When I was at university, I joined the Film Society. Everyone did because it was a cheap, hassle-free way to see films. They were usually the kind of films that you should like -we were students after all, but there were the odd few good ones that made the membership fee worth it. Sometime in my second year, I realised that you could train to be a projectionist, so I did. I don’t remember exactly what appealed to me about it, maybe it was because it was the kind of thing you just don’t come across normally. I know now that I do like having a go at things so perhaps that’s all there was to it.
It was a surprisingly quick thing to learn. It is a step-by-step process with not much room for going your own way. What could go wrong?
After I left university, some kind of serendipitous twist of fate meant that I got an actual job as a projectionist in my hometown. It seemed like the dream, getting paid to do something it was hard to be bad at. But I’ve never had a job with more jeopardy involved. The student who taught me and the students I subsequently taught did not appreciate that a lamp explosion was a distinct possibility every time you switched it on, for example. Also, it’s not that hard to put the five or so parts the film comes in together in the wrong order. It’s not that hard to forget to switch something on and end up with metres of film spooling all over the floor. None of these things happened to me but they have happened and I did that job in a state of constant anxiety.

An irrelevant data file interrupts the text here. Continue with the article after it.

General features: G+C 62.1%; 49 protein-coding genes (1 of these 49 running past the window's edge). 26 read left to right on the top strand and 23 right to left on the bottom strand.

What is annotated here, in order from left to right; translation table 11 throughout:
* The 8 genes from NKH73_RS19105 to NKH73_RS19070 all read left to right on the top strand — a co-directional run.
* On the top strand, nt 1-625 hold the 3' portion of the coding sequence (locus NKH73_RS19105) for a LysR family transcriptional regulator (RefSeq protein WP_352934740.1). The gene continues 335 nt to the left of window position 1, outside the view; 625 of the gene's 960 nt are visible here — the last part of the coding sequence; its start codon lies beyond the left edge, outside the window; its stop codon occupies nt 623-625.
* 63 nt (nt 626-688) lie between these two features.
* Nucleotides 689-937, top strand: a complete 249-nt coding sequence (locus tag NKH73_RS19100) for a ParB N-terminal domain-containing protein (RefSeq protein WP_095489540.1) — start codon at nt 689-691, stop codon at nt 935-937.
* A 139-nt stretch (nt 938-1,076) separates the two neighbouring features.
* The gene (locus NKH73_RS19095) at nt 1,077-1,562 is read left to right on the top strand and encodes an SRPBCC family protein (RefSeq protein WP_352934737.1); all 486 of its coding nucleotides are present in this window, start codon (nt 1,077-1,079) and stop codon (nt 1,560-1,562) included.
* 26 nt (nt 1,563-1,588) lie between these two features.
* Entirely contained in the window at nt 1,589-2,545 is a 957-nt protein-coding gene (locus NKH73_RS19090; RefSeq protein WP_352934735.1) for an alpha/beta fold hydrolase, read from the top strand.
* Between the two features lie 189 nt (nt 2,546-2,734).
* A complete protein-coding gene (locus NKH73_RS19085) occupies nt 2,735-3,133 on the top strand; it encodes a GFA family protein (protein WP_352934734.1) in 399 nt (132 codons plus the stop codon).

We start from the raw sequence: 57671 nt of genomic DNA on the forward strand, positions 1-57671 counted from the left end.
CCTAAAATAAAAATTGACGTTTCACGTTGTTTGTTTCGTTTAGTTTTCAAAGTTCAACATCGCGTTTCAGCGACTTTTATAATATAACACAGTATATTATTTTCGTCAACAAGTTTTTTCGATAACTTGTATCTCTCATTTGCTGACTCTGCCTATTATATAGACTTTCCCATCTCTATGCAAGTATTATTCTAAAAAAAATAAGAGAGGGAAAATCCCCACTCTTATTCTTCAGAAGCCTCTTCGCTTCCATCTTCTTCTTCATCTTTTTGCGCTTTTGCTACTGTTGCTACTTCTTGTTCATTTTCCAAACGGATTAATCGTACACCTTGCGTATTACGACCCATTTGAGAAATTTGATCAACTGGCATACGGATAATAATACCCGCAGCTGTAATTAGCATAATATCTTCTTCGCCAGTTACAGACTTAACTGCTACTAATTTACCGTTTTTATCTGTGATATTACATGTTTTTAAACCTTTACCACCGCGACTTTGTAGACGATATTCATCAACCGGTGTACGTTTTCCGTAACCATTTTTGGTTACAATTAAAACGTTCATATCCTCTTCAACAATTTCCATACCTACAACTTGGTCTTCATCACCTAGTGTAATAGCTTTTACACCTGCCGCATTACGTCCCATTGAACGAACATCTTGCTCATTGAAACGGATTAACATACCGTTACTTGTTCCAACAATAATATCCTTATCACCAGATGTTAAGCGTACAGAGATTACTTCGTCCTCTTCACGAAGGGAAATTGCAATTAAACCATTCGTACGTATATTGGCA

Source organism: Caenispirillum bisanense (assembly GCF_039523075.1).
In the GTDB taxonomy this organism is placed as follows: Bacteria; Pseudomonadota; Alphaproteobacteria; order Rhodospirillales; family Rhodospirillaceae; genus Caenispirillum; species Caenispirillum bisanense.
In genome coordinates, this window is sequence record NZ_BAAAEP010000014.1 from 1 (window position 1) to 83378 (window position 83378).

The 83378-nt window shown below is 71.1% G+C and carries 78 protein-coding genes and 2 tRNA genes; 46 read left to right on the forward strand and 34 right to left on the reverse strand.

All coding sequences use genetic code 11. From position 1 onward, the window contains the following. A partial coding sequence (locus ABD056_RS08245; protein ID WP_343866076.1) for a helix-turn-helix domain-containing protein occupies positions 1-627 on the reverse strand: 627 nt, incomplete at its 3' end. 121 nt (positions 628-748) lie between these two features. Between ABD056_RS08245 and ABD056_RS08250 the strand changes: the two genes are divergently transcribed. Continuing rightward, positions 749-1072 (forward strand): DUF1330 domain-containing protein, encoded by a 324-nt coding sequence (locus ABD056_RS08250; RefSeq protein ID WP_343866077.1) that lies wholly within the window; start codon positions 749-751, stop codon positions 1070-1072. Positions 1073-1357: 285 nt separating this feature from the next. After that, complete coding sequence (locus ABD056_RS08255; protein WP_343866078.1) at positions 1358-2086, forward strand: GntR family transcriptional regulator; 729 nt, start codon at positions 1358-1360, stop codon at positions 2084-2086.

But at a time in my life when I didn’t mind having a job with hugely unsocial hours, it was the best job in the world and I have very fond memories of it. So much so, that my next book is based around bringing life back to an old cinema in a town similar to the one where I live, Malvern in Worcestershire. I’ve loved harking back to those days, although when I dug out these photos I took of the place I spent so much time in, I was surprised at how differently it has aged in my mind!